My final thoughts about Ireland? I definitely want to go back, perhaps fly straight to the west coast (Shannon airport) instead of Dublin, and go through the Ring of Kerry and go hiking. Not once in my trip did I feel unsafe, but with any trips whether near home or abroad, safety precautions are always recommended. My stomach did not revolt against any food I consumed there. Everyone I met were very welcoming and accommodating, and just want visitors to enjoy everything Ireland has to offer. I would definitely visit during the times where they consider it summer time – even after living in the Midwest for many years, I still can’t stand the cold weather. For now, it’s back to the grind before my next adventure!

❤ D

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Killarney, Ireland

Perhaps I should use distances instead of time to measure point A to point B. Supposedly, that is a Midwestern thing to do though.

Killarney is about 90 kilometers north west of Kinsale. It is one of the starting points of the scenic drive of the Ring of Kerry that takes you through the coastal landscapes and seaside villages. Unfortunately, time constraints did not allow me to go through the Ring of Kerry, but all the more reason to go back to Ireland!

Killarney had a different vibe from the other towns I visited. Nothing bad, but something I can’t quite explain. Actually, now that I’m thinking back, the vibe wasn’t very touristy, which I loved.  Again, I did not do much here – my hostel was not walking distance from the main streets so I did not linger too long. My legs were very tired and I was really cold and longing for a big comfortable bed at this point in my trip.

What I did do though, was say yes to a horse carriage tour. I was walking around town, not really sure what I wanted to do. So when an Irish lad asked if I wanted to go on a horse carriage tour of Killarney National Park, I said sure, why not.

My tour guide let me navigate for a few minutes. Not gonna lie, it was scary when Molly (the horse) started speeding up!

Killarney National Park has beautiful, beautiful views. Like many parts of Ireland, it has a rich history, particularly with monasteries.

In the park is Ross Castle, a 15th century structure that has been owned by multiple families throughout the centuries and wars. It’s not a castle where you can go in and look at rooms – at least, there were none to my knowledge and the information center was closed. Visitors are able to explore the grounds though, and even climb up the side stairs outside of the castle.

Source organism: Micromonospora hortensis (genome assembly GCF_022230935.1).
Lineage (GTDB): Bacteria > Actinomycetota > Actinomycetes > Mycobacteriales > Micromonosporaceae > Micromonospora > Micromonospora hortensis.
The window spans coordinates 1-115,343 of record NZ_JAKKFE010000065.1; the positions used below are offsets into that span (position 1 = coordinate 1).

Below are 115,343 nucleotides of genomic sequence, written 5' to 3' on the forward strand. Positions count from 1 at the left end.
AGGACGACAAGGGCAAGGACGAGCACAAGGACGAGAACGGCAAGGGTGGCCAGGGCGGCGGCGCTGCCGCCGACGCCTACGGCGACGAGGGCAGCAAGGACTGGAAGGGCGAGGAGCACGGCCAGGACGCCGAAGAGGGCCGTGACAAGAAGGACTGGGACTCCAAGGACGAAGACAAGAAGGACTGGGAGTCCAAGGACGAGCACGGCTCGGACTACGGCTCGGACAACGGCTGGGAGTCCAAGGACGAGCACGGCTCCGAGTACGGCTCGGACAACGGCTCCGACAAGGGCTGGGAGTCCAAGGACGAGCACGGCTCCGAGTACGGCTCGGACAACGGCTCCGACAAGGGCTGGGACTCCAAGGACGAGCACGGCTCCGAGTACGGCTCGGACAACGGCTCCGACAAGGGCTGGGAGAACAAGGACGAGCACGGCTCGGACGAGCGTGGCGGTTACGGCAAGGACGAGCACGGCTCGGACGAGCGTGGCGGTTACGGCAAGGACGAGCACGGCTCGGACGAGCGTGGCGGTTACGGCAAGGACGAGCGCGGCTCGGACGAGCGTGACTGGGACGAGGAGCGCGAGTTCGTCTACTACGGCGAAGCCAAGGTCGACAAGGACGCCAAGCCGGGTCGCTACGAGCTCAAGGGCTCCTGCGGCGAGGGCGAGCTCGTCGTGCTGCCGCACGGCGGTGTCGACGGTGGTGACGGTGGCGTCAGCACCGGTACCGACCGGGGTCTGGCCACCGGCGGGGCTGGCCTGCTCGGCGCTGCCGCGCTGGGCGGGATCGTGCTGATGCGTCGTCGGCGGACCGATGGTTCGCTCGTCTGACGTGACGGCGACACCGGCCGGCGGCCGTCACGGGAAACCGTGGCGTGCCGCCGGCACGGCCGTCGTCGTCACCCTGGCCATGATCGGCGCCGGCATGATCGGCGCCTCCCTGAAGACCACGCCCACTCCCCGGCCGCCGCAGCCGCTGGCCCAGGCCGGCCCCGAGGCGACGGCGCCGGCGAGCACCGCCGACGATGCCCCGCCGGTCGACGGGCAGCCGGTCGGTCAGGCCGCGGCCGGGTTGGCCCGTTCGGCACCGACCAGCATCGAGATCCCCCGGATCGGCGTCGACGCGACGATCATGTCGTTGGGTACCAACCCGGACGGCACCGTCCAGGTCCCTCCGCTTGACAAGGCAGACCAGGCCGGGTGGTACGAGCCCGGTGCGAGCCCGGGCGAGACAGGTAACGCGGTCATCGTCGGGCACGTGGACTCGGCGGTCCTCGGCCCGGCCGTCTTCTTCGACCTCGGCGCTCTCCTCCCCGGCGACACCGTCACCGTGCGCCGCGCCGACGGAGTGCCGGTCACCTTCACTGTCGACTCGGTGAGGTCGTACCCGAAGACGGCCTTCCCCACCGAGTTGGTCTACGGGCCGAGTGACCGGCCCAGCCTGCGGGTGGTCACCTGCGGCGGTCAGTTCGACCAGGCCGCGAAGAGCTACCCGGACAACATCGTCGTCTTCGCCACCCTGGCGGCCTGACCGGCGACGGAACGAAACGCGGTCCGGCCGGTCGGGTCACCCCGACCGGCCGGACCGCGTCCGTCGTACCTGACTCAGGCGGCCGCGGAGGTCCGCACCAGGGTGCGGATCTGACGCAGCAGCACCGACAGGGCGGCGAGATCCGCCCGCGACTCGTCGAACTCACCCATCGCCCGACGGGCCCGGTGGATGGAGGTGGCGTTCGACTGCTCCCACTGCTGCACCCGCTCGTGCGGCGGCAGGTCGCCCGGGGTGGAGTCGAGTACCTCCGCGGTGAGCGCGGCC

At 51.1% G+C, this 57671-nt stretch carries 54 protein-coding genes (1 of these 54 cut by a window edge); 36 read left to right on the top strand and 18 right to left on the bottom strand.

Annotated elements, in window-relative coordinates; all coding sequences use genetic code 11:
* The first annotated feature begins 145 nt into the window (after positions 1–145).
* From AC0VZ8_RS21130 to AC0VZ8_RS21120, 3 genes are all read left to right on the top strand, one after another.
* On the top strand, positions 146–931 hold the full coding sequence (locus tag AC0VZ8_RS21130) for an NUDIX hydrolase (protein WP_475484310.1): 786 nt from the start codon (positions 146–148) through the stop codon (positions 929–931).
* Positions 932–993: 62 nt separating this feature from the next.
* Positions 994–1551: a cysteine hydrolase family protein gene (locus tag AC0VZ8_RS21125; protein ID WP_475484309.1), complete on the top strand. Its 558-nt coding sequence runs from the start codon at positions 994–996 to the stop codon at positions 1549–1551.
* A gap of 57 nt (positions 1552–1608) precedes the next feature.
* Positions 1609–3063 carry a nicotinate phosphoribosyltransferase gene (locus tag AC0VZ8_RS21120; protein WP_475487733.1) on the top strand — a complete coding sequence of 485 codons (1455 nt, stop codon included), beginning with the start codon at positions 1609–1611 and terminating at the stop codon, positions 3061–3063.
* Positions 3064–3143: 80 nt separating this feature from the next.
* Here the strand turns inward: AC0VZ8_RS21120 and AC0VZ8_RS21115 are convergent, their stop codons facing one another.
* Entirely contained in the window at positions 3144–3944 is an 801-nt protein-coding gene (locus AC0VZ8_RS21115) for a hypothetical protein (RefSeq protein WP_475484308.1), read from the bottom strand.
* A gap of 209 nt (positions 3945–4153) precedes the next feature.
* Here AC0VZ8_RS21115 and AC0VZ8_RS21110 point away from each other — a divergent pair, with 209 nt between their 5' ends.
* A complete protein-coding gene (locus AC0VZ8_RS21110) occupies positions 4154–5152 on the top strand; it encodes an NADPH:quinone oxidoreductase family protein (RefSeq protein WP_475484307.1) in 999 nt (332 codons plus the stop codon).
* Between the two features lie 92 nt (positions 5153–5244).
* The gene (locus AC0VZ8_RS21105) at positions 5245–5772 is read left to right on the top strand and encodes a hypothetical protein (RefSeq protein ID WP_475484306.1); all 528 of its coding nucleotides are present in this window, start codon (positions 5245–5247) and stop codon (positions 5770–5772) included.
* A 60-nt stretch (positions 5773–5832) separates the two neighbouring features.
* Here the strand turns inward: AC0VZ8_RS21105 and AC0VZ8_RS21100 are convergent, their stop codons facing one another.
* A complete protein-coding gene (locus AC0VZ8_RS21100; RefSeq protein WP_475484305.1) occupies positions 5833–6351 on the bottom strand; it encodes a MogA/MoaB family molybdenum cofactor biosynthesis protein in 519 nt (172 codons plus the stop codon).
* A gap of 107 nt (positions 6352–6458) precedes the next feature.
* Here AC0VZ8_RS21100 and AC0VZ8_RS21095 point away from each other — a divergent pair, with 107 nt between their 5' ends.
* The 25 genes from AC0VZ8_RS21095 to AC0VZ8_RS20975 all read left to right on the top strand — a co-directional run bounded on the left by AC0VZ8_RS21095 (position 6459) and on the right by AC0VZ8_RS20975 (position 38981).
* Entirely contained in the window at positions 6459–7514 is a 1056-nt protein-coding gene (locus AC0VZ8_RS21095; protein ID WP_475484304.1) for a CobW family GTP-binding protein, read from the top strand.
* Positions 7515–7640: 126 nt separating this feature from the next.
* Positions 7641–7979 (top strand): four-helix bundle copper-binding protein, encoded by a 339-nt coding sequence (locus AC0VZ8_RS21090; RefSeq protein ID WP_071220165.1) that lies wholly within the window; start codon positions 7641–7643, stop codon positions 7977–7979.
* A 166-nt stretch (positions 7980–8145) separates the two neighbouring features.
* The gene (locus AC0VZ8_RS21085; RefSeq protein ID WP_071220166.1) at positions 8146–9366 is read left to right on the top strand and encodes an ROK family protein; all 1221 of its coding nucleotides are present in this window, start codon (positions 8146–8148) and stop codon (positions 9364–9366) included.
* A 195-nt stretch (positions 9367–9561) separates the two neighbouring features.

I don’t remember how many acres is the park, but in the warmer months, I could see myself walking there or even running. My tour guide said there are also a lot of wildlife that graze there as well, such as the red deer.

My night ended at Killarney International Hostel. This 18th century mansion turned hostel is probably one of the most beautiful and SPACIOUS hostels I stayed at. Apparently I booked a private room, which really means you’re in a room with empty bunk beds all by yourself.

The view of the hostel upon driving up to it. As for the side…

When I posted this one Snapchat, a few friends and family automatically thought of the movie Hostel. But it is far from scary!

This particular hostel is a youth hostel, but you do not have to be a youth to stay there. This hostel is part of the Irish Youth Hostel Association, which offer comfortable accommodations at affordable prices. They are targeted for group travel, as these hostels offer outdoor activities such as hiking, archery, ropes course, etc – they weren’t open when I stayed there. Plus, Killarney Youth Hostel in particular offered discount to tour the Dingle Peninsula, but I didn’t arrive there on time to go on it. The hostel also offers breakfast for low cost (2 or 3 euros I think) and you can get toast, cereal, fruits, tea, and coffee. There is also a pub within walking distance with foods like pizza!

This is a small trail within the hostel grounds, and they set it up as if you’re traveling through the galaxy – there were information posts about the planets along the trail.

The inside of the hostel was beautiful as well. I thought I took pictures of it, but I guess I didn’t. The dining area was huge, and so was the area where you can lounge around to read or play board games.